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The rumors of the death of Betelgeuse are greatly exaggerated. The star did stage a big eruption. But it’s still alive and well — although it won’t be for long: It’ll explode as a supernova sometime in the next hundred thousand years.
On the human timescale, that’s pretty much forever. On the timescale of the stars, though, it’s the blink of an eye. The Sun, for example, is four and a half billion years old.
Betelgeuse is only about 10 million to 12 million years old, but the clock is ticking rapidly toward its demise. That’s because Betelgeuse is 15 to 20 times the mass of the Sun. Such heavy stars “burn” through their nuclear fuel in a hurry. They shine brightly but die young.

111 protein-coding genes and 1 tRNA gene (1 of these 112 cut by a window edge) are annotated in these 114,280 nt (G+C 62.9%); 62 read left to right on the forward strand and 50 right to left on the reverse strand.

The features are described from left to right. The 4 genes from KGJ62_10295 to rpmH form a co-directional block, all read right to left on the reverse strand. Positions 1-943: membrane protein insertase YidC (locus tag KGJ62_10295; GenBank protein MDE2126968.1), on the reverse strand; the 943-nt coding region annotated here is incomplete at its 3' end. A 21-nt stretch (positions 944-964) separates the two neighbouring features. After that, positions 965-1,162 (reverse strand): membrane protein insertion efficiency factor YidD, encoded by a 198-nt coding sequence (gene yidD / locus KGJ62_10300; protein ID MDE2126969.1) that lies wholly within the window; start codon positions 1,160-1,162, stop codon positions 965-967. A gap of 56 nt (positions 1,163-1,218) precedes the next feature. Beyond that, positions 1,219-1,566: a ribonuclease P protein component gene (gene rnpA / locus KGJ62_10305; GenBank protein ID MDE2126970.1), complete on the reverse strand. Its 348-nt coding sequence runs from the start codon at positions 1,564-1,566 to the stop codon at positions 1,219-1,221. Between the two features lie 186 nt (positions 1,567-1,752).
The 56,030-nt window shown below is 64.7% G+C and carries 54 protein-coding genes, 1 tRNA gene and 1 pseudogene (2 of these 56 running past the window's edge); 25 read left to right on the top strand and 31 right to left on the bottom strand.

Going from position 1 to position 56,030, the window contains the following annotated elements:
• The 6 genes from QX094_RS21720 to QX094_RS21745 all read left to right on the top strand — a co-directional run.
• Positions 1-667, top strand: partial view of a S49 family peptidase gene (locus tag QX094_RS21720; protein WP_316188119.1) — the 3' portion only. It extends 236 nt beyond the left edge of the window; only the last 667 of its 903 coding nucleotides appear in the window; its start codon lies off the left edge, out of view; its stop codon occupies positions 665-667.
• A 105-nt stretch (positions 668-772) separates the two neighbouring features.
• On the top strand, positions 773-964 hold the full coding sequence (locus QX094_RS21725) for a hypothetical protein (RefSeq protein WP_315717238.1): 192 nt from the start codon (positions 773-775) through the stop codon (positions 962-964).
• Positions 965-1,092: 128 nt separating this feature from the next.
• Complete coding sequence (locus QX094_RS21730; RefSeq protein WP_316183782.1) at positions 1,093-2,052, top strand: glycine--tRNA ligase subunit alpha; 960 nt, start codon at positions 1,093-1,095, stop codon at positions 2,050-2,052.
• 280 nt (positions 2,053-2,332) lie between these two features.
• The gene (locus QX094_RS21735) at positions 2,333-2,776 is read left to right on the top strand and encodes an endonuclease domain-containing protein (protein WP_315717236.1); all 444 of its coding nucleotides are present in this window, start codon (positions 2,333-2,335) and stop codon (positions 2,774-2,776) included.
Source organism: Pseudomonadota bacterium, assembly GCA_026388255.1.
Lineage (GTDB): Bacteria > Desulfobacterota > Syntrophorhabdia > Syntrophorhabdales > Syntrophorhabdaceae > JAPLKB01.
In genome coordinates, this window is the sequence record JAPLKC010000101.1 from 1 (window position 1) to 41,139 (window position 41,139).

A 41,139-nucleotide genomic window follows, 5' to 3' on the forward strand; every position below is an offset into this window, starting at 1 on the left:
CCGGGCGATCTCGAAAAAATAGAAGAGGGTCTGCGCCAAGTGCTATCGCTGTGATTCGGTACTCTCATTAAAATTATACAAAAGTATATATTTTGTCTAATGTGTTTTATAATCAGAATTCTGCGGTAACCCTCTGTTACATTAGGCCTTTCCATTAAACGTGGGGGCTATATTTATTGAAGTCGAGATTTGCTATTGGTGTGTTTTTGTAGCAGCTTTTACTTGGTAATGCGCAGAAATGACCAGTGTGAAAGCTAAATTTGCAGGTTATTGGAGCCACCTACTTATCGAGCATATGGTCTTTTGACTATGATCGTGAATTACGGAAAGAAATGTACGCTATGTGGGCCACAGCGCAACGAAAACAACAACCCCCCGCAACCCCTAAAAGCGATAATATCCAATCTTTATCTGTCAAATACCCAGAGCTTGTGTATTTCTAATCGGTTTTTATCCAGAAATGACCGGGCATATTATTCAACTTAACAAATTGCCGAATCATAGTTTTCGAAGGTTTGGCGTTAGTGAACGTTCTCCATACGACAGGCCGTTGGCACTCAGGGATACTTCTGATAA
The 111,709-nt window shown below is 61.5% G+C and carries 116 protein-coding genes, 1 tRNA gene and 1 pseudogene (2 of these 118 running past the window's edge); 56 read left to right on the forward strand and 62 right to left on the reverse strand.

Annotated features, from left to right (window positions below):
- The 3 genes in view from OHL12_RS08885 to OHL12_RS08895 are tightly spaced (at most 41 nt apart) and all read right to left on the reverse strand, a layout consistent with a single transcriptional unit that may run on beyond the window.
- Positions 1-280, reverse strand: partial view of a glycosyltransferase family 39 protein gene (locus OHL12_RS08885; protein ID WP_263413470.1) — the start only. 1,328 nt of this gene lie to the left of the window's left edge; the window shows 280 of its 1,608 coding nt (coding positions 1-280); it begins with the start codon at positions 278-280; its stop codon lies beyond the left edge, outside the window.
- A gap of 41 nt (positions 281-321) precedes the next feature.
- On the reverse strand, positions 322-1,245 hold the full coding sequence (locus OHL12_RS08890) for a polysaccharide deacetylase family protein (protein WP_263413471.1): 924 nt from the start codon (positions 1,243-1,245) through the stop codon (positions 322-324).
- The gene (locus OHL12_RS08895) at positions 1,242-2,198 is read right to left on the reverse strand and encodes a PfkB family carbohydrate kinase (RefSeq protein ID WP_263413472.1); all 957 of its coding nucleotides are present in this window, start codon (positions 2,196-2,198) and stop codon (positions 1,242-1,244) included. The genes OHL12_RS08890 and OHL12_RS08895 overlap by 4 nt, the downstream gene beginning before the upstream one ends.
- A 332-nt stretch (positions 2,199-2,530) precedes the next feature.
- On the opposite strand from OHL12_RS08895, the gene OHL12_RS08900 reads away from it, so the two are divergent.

Betelgeuse has consumed its original hydrogen fuel to make helium. Now, it’s probably burning the helium to make carbon. Over time, it’ll burn through the carbon, then a series of even heavier elements. That will leave it with an onion-like structure, with shells of the different elements around its core.
The core will be converted to iron, but not for long. It won’t be able to “fuse” the iron, so the nuclear reactions will stop. The core will collapse, probably forming a neutron star. But the bulk of the star will be blasted into space — a brilliant ending for a big, beautiful star.
Betelgeuse is the shoulder of Orion. The bright orange star is in the east at nightfall, with the rest of the hunter spreading to its right and lower right.
Script by Damond Benningfield